God had promised his greatest king: “Your house and your kingdom will endure forever before me; your throne will be established forever” (2 Samuel 7:16).

Isaiah had earlier prophesied: Of the increase of his government and peace there will be no end. He will reign on David’s throne and over his kingdom, establishing and upholding it with justice and righteousness from that time on and forever. The zeal of the Lord Almighty will accomplish this” (Isaiah 9:7).

One of the most popular non-biblical books in ancient Judaism was 1 Enoch. It offered this promise to the people of God:

The word of his mouth shall destroy all the sinners and all the ungodly, who shall perish at his presence…All the kings, the princes, the exalted, and those who rule over all the earth, shall fall down on their faces before him, and shall worship him. They shall fix their hopes on this Son of man, shall pray to him, and petition him for mercy…Then the sword of the Lord of spirits shall be drunk with their [enemies’] blood; but the saints and elect shall be safe in that day (1 Enoch 61:3-4, 12-13, 15).

Isn’t it tempting to seek such military, political, materialistic hope? To wait for God to defeat the insurgency in Iraq and the Taliban in Afghanistan and the terrorists around the world? To wait in expectancy for him to heal your wife’s cancer or get your son through rehab or make your job succeed? To make God a means to our end, expecting him to do what we want and need because we come to church and pray and give and serve?

No wonder the Jews were disappointed in the Messiah they got. They wanted a king on a throne for Christmas–they got a baby in a feed trough. They wanted a ruler to overthrow their enemies–they got a rabbi who taught them to love their enemies. They wanted a military conqueror to rule the world–they got a crucified carpenter who died for the world.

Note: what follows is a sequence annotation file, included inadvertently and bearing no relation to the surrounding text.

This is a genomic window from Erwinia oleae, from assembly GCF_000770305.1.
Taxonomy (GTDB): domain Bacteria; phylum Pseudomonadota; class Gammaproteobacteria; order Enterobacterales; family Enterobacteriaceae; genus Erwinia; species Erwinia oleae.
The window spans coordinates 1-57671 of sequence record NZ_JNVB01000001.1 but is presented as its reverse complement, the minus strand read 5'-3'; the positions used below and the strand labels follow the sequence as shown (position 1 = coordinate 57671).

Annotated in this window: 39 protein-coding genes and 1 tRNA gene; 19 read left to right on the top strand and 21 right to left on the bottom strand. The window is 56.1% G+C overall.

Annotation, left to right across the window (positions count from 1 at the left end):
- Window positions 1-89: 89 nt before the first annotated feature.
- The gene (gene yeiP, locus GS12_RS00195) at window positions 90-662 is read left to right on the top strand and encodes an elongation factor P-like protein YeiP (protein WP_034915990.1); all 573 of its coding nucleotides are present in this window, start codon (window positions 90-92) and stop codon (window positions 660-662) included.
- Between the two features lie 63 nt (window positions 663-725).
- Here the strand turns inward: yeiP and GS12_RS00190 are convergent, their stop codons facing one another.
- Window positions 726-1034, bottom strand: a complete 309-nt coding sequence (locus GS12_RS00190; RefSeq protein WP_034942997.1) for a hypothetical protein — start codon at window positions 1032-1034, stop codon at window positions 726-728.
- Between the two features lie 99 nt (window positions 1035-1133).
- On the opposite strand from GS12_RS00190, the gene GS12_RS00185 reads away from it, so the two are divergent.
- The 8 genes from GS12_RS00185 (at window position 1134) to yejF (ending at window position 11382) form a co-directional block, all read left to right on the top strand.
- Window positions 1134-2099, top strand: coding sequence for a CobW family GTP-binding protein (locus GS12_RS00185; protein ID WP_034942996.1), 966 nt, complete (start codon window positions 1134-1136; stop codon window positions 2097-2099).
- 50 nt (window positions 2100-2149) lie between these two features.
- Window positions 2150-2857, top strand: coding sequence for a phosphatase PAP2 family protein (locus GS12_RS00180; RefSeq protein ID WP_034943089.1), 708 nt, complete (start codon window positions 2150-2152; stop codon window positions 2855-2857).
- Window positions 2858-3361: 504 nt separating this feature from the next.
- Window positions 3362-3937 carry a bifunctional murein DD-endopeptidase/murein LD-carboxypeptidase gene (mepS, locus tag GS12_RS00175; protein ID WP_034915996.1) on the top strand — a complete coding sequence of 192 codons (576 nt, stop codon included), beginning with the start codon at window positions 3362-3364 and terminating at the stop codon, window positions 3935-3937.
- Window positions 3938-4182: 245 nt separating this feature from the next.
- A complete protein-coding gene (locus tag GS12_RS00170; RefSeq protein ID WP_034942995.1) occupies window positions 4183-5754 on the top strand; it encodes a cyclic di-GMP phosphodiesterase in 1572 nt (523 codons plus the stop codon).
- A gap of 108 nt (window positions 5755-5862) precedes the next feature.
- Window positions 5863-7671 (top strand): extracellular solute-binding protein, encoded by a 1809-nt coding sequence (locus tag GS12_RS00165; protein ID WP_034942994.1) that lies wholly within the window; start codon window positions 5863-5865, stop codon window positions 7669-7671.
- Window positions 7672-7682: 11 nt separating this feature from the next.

They got nothing they wanted, but everything they needed. So did we.

The Messiah we received

Isaiah predicted a military Messiah, One who would be a Wonderful Counselor, Mighty God, Everlasting Father, Prince of Peace (Isaiah 9:6-7). These predictions will be fulfilled completely on the day Jesus returns to our planet, on the day when he comes as King of Kings and Lord of Lords, on the day when every knee will bow and every tongue will confess that Jesus Christ is Lord, to the glory of God the Father (Philippians 2:10-11).

In the meanwhile, Isaiah gave us a second Messianic theme: the Suffering Servant. The Messiah who would suffer for his people as he served their God.

Isaiah 42:1-4 declared: “Here is my servant, whom I uphold, my chosen one in whom I delight; I will put my Spirit on him and he will bring justice to the nations. He will not shout or cry out, or raise his voice in the streets. A bruised reed he will not break, and a smoldering wick he will not snuff out. In faithfulness he will bring forth justice; he will not falter or be discouraged till he establishes justice on earth. In his law the islands will put their hope.”